10 Technology Disasters And Their Lessons

from the shit-happens dept

Yesterday, we had an article about rules for innovation, and today we have 10 historical technology catastrophes where the cause of the disasters paint a common thread. Often it’s simply a case where something that was carefully planned out was changed without considering the consequences. Other times, however, things weren’t carefully planned out at all. There are also a few examples of relying on a single technology without a real backup plan in place.

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Comments on “10 Technology Disasters And Their Lessons”

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Sue Vail (user link) says:

10 Tech disasters

I showed this to my Dad, a long time technologist, and he blew it out of the water “fact” by fact. He wrote a very enlightening essay that unfortunately or fortunately shows the very false logic of this article, including some instances in which he found the writer cited complete BS. I have encouraged him to submit his private critique to this site for inclusion.


Sue Vail

Raleigh Mercier says:

Re: 10 Tech disasters

“What do a 17th-century Swedish warship, an opulent Chicago theater and
a Kansas City hotel “skyway” have in common?” As I read this drivel, I
began to wonder what the author was trying to say – nothing!

By selecting 10 unrelated calamities, he tempts the reader into believing that a failure in technology is the connection. But in citing the “disasters”, what he apparently did not do is his homework. Here’s a few examples:

On the Concorde crash and Eschede train derailment –

The Concorde was never designed to sustain wing tank damage and the
wheels used on the German train have been proven more durable than any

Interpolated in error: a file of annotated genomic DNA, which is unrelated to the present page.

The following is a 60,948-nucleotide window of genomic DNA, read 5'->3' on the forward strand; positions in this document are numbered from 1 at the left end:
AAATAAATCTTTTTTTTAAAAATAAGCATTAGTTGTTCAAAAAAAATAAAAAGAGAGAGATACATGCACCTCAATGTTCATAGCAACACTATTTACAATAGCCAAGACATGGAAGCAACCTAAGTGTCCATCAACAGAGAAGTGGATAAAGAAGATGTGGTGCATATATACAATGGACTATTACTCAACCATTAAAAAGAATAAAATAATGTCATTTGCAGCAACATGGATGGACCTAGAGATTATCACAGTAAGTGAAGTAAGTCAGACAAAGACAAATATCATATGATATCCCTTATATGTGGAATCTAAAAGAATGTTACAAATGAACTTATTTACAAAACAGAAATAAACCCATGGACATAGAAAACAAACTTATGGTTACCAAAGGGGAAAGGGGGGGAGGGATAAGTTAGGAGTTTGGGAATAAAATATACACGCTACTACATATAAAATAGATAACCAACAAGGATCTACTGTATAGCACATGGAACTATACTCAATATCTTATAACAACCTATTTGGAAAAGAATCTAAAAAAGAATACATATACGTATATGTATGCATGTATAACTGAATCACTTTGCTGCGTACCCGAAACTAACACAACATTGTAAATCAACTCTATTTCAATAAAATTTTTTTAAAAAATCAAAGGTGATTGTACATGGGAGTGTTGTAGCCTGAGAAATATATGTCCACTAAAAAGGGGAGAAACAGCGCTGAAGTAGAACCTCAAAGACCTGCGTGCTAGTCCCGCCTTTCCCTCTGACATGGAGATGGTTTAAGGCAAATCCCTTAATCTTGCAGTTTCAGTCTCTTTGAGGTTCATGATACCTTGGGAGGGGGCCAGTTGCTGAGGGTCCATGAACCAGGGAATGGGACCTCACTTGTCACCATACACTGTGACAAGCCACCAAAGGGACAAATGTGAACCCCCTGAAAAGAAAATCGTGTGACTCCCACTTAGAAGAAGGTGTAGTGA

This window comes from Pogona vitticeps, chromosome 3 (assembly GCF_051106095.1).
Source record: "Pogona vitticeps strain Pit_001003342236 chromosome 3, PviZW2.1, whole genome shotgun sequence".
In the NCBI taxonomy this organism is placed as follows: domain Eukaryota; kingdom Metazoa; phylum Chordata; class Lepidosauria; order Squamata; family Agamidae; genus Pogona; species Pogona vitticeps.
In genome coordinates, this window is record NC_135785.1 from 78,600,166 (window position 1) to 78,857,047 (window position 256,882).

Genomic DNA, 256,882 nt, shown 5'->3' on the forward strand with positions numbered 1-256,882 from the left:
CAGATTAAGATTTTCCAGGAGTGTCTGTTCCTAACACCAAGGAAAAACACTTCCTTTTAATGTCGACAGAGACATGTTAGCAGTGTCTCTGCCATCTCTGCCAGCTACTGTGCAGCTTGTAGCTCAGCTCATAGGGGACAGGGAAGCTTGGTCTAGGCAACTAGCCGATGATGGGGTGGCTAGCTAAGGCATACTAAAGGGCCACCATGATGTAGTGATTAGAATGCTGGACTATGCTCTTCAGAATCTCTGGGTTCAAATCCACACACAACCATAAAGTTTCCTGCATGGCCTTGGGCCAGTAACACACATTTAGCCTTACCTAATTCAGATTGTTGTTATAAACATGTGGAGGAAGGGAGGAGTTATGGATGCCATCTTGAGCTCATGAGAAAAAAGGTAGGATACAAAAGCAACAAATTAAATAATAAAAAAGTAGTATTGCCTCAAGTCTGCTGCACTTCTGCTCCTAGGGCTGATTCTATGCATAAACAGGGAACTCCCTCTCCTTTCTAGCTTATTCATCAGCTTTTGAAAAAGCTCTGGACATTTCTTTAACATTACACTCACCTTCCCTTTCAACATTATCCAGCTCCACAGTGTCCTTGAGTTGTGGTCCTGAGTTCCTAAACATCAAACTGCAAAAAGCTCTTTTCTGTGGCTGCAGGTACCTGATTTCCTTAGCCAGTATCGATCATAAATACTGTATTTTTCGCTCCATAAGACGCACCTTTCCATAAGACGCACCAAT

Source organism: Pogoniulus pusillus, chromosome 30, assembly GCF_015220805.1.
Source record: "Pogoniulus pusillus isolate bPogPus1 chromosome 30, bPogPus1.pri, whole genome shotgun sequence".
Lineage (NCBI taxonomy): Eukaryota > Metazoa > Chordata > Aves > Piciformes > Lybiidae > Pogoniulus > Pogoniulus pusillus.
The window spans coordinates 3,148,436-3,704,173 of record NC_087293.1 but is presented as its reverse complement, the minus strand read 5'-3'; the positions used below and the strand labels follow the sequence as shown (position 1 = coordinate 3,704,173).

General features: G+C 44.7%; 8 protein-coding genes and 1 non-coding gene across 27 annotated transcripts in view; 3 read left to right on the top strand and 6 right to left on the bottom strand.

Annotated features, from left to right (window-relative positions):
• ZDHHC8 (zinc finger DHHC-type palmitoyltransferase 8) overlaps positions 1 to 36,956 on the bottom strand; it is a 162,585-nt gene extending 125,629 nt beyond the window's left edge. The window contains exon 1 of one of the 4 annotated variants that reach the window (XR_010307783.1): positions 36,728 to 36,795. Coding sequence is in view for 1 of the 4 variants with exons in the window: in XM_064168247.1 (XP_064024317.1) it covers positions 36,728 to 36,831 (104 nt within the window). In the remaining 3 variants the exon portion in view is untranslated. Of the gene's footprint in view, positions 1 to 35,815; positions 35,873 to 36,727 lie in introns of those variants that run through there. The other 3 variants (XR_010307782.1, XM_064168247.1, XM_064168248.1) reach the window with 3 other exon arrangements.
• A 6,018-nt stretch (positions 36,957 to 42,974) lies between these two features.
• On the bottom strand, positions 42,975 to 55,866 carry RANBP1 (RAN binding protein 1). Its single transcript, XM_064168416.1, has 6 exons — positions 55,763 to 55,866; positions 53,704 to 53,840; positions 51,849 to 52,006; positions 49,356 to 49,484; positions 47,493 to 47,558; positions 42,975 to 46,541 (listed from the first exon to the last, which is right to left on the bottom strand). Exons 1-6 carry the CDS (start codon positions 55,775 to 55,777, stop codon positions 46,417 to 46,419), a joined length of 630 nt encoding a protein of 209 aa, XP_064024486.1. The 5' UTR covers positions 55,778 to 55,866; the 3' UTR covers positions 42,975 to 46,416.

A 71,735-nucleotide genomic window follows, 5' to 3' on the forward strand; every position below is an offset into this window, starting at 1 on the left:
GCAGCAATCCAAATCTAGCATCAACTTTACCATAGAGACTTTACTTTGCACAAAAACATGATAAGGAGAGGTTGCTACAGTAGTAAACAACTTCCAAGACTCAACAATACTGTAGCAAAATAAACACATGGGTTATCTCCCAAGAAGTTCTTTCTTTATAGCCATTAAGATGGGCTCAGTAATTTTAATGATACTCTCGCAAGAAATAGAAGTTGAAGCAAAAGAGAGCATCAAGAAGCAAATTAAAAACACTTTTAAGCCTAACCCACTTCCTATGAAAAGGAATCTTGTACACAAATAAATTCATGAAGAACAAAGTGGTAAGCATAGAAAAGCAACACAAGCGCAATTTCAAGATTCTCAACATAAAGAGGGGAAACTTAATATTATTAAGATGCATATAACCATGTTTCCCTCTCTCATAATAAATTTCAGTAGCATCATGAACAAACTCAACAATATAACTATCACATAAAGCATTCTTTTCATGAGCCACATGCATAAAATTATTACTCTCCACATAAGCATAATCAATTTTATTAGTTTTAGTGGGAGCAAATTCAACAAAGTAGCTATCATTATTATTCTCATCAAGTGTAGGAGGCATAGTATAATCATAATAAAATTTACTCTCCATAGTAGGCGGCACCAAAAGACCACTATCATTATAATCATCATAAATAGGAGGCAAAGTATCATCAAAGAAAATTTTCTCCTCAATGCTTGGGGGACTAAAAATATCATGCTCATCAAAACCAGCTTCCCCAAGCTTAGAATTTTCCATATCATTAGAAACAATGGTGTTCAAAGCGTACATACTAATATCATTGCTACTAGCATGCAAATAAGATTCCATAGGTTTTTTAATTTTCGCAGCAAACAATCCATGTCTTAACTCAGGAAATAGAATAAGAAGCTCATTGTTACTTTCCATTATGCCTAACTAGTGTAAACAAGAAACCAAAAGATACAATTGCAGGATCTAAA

others in use today. It wasn’t the technology that failed, but rather
the system. The metal part that punctured the SST tire was missed by a
runway inspector and the car wheel flaw was missed in a maintenance
check. The bridge abutment’s contribution the train disaster is ludicrous. The
wheel could have failed anywhere. And as he notes – the train would have
survived the derailment. Good technology – bad luck.

On the St. Francis Dam burst –

The St. Francis Dam failure was eventually attributed to the fact that
the break was caused by the anchoring of the dam to an ancient
landslide, impossible to detect in the 1920s. In effect, the dam was
built correctly, but in the wrong place. Good technology – bad geography.

On the Vasa sinking –

How did the story about the “Vasa” get to be a snafu 350 or so years
before “whistle blowers” were invented? (I think the cover-up story is
an invention – it was the lack of technology that was the cause).

One word in the text made me suspicious – the word “about” used in the
loss of life on the Vasa. So I looked up the web site, (there is one) at:


Had he done his job, he would have found that the sinking was
attributed to the ship being “badly proportioned” and the loss of life
was really indeterminate, (quoted as 25-50 with 25 skeletons found after
the ship’s recovery, which establishes the lowest figure). He could have used these facts in his article instead of fudging them, (but it probably would not have fit his lame premise). Good idea – bad technology.

All technology has limitations, both in known scientific principles and resources, especially when viewed a century or more later. 17th century ship design cannot be expected to fit today’s standards. And the replacement of a bridge abutment on the chance that a train might derail into it may not be worth the investment.

Eric Scigliano’s efforts should be considered an attempt to stave off
the writer’s disaster known as “Blank Page Syndrome” I have had it
pulled on me by stringers a few times when I ran a newspaper. I caught
on after a while.

I’d say that the real disaster is this article. If I were the editor I would have
trashed it, or sent him back with a warning to get the facts right
before forming an opinion on “Technological Disasters”.


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